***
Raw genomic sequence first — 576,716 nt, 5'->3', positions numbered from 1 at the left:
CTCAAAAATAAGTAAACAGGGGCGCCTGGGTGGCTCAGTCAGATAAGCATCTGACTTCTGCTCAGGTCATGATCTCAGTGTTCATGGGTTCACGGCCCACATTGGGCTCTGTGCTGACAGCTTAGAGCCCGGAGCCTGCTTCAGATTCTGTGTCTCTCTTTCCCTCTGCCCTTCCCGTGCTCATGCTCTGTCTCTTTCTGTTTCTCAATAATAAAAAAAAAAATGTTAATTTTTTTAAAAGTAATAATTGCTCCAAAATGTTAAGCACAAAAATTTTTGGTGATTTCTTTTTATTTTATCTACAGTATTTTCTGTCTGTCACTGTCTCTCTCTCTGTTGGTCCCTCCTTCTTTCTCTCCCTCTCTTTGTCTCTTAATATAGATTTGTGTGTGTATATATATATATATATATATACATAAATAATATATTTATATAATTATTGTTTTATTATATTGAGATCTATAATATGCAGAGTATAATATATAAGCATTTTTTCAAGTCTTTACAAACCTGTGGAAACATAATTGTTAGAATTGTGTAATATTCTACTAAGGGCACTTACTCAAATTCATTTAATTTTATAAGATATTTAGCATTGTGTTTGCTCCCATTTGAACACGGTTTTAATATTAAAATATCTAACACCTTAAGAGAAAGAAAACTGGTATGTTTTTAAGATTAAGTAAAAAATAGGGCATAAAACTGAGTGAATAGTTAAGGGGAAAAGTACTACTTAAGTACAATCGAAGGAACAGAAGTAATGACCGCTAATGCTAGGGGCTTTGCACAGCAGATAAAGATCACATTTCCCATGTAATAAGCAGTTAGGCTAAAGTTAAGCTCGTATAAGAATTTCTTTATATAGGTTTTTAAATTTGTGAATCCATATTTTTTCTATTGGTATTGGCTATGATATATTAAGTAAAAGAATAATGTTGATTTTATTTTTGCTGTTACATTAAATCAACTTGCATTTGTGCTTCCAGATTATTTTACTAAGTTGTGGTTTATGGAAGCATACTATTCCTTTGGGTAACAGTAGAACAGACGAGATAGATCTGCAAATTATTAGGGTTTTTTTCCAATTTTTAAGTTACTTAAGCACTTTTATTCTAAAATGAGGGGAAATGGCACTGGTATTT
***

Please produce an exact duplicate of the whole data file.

Raw genomic sequence first — 576,716 nt, 5'->3', positions numbered from 1 at the left:
CTCAAAAATAAGTAAACAGGGGCGCCTGGGTGGCTCAGTCAGATAAGCATCTGACTTCTGCTCAGGTCATGATCTCAGTGTTCATGGGTTCACGGCCCACATTGGGCTCTGTGCTGACAGCTTAGAGCCCGGAGCCTGCTTCAGATTCTGTGTCTCTCTTTCCCTCTGCCCTTCCCGTGCTCATGCTCTGTCTCTTTCTGTTTCTCAATAATAAAAAAAAAAATGTTAATTTTTTTAAAAGTAATAATTGCTCCAAAATGTTAAGCACAAAAATTTTTGGTGATTTCTTTTTATTTTATCTACAGTATTTTCTGTCTGTCACTGTCTCTCTCTCTGTTGGTCCCTCCTTCTTTCTCTCCCTCTCTTTGTCTCTTAATATAGATTTGTGTGTGTATATATATATATATATATATACATAAATAATATATTTATATAATTATTGTTTTATTATATTGAGATCTATAATATGCAGAGTATAATATATAAGCATTTTTTCAAGTCTTTACAAACCTGTGGAAACATAATTGTTAGAATTGTGTAATATTCTACTAAGGGCACTTACTCAAATTCATTTAATTTTATAAGATATTTAGCATTGTGTTTGCTCCCATTTGAACACGGTTTTAATATTAAAATATCTAACACCTTAAGAGAAAGAAAACTGGTATGTTTTTAAGATTAAGTAAAAAATAGGGCATAAAACTGAGTGAATAGTTAAGGGGAAAAGTACTACTTAAGTACAATCGAAGGAACAGAAGTAATGACCGCTAATGCTAGGGGCTTTGCACAGCAGATAAAGATCACATTTCCCATGTAATAAGCAGTTAGGCTAAAGTTAAGCTCGTATAAGAATTTCTTTATATAGGTTTTTAAATTTGTGAATCCATATTTTTTCTATTGGTATTGGCTATGATATATTAAGTAAAAGAATAATGTTGATTTTATTTTTGCTGTTACATTAAATCAACTTGCATTTGTGCTTCCAGATTATTTTACTAAGTTGTGGTTTATGGAAGCATACTATTCCTTTGGGTAACAGTAGAACAGACGAGATAGATCTGCAAATTATTAGGGTTTTTTTCCAATTTTTAAGTTACTTAAGCACTTTTATTCTAAAATGAGGGGAAATGGCACTGGTATTT